DEV Community

Cover image for Fruit Cart: Inception
Katie Larson
Katie Larson

Posted on

Fruit Cart: Inception

The Fruit Cart project was born from one three-hour training course, the desire to create an entire application strictly test-driven development (TDD) style, and, well, Jeff. Jeff is my pair for this project. It's his little blueberry.

blueberry falling down a pile of fresh raspberries

In this series, I'm going to be walking through our process of creating a SPA using ReactJS that fetches info from a Java/Spring Boot API and Postgres database. It's entirely test-driven: our tests write our code and take just as much primacy in the process as functionality. We'll be using JUnit with the Hamcrest library, Jest with Enzyme, and (eventually) Selenium.

Now it's not my intention to create a tutorial that can be repeated step-by-step. My aim is to reflect on the process and reinforce what I'm learning. For instance, what were the pain points? What did we have to research? Which resources were valuable and why? Where were their pain points? What do we wish we had?

So here's where we started:


Inception movie gif of room being created through smoke

I'm a fairly organized person, so I like to know what I need to do, when I need to do it, and why I need to do it. Otherwise I find myself in what I call a "code hole": an internet wormhole composed of nothing but docs, Stack Overflow posts, Baeldung pages, and DZone tutorials. By the time I emerge, I frequently have lost sight of what I was researching in the first place.

golden wormhole

To avoid a code hole, we split our very basic CRUD cart into user stories. It's an easy way to task out what, exactly, we want to happen.

We ended up with 5 stories detailing the 7 RESTful routes (index, show, new, create, edit, update, destroy), 1 story for navigation, and 2 cards related to image uploads. Here's an overview of what we want the user to do on the cart:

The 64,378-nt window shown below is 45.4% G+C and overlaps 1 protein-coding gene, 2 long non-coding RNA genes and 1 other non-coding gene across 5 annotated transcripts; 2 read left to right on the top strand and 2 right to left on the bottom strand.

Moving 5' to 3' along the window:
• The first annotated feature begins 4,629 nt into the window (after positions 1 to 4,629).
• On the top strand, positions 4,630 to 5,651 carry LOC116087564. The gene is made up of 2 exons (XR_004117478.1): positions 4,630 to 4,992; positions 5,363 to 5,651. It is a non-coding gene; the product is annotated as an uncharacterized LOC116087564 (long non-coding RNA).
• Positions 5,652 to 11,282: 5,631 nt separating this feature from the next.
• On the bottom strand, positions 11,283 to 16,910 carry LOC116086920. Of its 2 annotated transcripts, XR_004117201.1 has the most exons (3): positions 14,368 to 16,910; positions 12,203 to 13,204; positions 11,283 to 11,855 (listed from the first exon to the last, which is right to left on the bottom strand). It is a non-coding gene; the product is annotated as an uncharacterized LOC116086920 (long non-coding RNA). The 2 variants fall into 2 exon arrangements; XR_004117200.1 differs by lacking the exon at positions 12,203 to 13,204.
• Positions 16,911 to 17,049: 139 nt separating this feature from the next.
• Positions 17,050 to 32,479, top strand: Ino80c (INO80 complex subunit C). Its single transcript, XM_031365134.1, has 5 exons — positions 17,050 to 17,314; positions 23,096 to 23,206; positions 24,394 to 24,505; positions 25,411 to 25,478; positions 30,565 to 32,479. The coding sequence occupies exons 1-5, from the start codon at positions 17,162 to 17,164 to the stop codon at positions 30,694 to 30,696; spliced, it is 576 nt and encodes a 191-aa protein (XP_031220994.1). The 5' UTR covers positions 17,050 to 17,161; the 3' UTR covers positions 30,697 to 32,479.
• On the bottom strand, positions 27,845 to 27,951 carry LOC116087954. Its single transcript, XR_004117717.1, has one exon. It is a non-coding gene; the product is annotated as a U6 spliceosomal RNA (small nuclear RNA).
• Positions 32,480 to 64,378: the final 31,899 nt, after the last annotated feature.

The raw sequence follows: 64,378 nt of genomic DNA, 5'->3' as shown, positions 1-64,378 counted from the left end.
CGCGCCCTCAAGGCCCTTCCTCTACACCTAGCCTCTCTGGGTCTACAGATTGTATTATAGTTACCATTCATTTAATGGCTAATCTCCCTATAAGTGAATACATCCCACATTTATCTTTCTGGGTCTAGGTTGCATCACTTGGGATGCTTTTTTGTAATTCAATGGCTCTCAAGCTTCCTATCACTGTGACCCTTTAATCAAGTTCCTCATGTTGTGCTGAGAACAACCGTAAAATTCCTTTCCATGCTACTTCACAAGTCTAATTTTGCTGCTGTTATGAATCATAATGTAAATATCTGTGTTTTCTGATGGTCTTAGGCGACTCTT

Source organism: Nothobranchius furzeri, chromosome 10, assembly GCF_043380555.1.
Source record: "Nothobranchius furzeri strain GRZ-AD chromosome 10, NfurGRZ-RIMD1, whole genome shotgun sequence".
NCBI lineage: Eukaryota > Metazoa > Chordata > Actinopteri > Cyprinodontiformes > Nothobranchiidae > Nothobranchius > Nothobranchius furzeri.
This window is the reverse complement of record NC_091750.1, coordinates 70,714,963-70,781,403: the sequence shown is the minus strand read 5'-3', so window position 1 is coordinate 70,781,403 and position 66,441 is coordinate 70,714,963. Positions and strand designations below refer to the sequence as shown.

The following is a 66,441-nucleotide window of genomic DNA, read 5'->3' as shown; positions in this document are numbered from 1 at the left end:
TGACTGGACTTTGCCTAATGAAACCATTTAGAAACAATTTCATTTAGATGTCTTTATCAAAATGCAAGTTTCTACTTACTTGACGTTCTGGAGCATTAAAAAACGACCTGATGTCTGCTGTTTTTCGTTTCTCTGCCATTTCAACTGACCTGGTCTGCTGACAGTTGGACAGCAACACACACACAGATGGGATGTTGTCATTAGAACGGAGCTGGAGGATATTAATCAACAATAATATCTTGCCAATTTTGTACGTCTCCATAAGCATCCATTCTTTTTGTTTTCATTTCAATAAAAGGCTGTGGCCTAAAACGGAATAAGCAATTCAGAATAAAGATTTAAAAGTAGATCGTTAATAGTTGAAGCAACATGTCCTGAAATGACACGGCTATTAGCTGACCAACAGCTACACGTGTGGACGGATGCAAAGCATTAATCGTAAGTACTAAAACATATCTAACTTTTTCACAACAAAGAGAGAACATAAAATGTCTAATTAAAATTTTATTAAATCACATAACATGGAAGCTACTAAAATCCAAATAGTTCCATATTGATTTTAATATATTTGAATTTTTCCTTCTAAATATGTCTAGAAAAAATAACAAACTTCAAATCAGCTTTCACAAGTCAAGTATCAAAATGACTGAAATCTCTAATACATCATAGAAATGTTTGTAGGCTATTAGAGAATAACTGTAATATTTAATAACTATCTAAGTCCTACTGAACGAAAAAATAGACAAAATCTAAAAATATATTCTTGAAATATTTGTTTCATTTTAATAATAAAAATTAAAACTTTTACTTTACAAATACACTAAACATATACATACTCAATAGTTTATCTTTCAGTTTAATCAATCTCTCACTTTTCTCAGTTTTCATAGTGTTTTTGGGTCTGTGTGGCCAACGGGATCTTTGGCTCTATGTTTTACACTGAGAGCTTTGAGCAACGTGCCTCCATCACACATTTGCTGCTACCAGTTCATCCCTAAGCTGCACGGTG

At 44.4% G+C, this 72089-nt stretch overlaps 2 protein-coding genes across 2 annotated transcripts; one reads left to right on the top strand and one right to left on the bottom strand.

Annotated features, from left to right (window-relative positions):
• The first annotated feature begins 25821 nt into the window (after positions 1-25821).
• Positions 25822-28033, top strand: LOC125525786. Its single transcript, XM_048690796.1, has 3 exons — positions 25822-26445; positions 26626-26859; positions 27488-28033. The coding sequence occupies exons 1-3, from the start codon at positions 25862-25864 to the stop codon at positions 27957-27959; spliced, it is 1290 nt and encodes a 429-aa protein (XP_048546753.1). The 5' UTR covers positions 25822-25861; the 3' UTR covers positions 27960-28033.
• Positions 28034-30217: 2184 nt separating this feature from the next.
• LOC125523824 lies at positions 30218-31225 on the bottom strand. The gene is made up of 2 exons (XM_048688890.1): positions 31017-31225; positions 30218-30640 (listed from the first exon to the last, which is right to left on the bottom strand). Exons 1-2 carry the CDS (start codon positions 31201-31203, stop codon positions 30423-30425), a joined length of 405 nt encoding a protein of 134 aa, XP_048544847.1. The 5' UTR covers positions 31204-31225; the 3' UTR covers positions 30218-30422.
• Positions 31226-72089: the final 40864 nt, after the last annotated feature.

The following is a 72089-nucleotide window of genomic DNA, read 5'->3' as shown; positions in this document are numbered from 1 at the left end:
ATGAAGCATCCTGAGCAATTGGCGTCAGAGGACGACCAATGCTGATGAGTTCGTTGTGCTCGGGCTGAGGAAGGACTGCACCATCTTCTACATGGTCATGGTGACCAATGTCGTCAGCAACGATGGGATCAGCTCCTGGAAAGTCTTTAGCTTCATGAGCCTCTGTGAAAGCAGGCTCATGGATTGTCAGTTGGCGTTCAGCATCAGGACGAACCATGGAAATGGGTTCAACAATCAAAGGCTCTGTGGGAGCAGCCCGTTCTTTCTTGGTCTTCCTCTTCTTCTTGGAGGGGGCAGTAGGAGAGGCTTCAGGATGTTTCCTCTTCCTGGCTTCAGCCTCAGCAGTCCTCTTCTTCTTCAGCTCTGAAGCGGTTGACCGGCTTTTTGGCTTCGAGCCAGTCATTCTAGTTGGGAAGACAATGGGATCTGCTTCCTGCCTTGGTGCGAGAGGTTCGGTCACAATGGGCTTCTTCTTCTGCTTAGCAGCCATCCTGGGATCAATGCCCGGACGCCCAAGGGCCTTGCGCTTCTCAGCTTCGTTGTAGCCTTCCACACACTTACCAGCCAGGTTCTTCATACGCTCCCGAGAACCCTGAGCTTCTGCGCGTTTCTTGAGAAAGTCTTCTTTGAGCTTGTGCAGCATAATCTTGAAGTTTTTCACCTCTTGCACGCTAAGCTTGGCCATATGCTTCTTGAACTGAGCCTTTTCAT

When a user reaches the landing page and there are fruits in the
database, they should see a list (name, description) of all those
fruits. Otherwise, if there are no fruits, they see the Banana Man and
are prompted to add a fruit.

peanut butter and jelly time banana man dancing

The user should also see a navbar with "Add Fruit" and "Home" as
options; the navbar will be visible on any "page" in the Fruit Cart
app. Each fruit description and name is a link that routes users to
the show page for that particular fruit (see #4 below).

hand-drawn sketch of list of fruits with navbar

When the user clicks on the "Add Fruit" message or "Add Fruit" option
in the navbar, it takes them to a form with name and description
fields with the save button.

hand-drawn sketch of form for submitting a new fruit

Upon submission of a completed fruit form (i.e. when the user clicks
"save"), the fruit is created, and the user is taken to the show page
for that fruit.

The show page displays the name and description of the fruit, as well
as a button to edit the fruit.

hand-drawn sketch of page showing information for fruit

When the user clicks the "edit" button, they are directed to the edit
form with pre-filled information in the name and description fields.
They edit, then submit the form to update the fruit. They are then
redirected to the newly-updated show page for the fruit they just
edited. If they were to click on the home link in the navbar, they
would be redirected to the landing page, now with any new or updated
fruits they have created.

And that's it! Additional functionality will include the ability to upload and insert images, but that's likely for version 2.0.

Now it's not super complicated; there's no log in or log out functionality or social media aspect, but that's not the point. The basics are the point: TDD and RESTful APIs, small React components and minimal dependencies, Java and Spring Boot. The experience is the point.

Next up: Landing page! Let's see all those beautiful fruits. 🍉 🍌🍎 🍍 🍒

Top comments (0)